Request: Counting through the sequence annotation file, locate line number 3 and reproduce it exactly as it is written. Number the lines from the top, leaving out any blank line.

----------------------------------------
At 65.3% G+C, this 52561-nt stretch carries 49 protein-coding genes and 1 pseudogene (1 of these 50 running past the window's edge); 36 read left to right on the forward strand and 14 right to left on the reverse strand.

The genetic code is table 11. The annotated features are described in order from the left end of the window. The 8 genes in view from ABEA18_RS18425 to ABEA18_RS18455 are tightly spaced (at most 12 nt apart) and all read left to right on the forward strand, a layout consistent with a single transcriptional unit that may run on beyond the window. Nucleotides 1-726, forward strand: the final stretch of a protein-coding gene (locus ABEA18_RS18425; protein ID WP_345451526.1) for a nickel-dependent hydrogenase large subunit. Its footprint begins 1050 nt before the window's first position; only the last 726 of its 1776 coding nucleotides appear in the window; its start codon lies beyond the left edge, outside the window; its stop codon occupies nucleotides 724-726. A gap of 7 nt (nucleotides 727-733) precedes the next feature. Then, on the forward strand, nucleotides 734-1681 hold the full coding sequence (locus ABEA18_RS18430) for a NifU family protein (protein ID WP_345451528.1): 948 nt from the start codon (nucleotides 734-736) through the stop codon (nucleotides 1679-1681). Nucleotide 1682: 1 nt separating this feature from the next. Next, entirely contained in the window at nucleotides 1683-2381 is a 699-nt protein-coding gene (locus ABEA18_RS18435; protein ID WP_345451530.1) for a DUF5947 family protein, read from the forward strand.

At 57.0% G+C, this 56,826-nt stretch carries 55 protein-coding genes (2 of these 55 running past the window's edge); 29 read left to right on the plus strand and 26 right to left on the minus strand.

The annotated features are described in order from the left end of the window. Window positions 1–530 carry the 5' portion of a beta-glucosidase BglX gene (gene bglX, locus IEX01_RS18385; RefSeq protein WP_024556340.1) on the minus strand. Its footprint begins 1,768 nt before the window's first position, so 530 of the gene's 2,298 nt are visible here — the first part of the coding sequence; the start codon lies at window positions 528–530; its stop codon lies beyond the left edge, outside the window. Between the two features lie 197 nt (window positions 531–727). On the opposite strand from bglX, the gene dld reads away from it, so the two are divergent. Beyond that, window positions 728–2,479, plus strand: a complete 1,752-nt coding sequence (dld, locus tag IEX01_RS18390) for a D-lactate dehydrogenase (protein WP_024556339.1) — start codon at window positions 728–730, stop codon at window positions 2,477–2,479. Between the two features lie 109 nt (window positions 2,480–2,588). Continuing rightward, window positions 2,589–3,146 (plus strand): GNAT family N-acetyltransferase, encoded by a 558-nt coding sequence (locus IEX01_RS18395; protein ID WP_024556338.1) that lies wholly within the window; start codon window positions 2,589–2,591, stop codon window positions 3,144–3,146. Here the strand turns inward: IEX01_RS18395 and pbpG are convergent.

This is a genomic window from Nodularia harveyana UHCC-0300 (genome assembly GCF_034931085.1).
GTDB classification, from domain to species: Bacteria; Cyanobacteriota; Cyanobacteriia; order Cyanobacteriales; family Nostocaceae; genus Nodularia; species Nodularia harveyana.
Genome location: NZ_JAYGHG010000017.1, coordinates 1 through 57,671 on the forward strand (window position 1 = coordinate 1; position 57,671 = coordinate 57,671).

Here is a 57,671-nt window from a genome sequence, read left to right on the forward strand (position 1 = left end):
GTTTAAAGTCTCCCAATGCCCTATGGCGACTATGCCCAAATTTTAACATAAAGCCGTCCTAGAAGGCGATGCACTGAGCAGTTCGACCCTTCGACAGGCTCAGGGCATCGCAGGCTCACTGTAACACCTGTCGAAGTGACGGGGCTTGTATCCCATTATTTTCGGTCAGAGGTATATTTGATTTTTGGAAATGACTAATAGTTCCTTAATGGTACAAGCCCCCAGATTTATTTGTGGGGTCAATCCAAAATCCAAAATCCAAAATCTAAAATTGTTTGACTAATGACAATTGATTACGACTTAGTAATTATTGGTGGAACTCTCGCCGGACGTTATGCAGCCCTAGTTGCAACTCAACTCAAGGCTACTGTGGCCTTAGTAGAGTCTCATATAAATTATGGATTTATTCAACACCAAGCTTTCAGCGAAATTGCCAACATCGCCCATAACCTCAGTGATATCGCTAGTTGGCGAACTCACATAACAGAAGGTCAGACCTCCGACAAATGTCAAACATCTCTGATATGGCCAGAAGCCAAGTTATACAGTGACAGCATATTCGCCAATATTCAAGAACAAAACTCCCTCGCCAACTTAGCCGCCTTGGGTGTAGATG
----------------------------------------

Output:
At 57.0% G+C, this 56,826-nt stretch carries 55 protein-coding genes (2 of these 55 running past the window's edge); 29 read left to right on the plus strand and 26 right to left on the minus strand.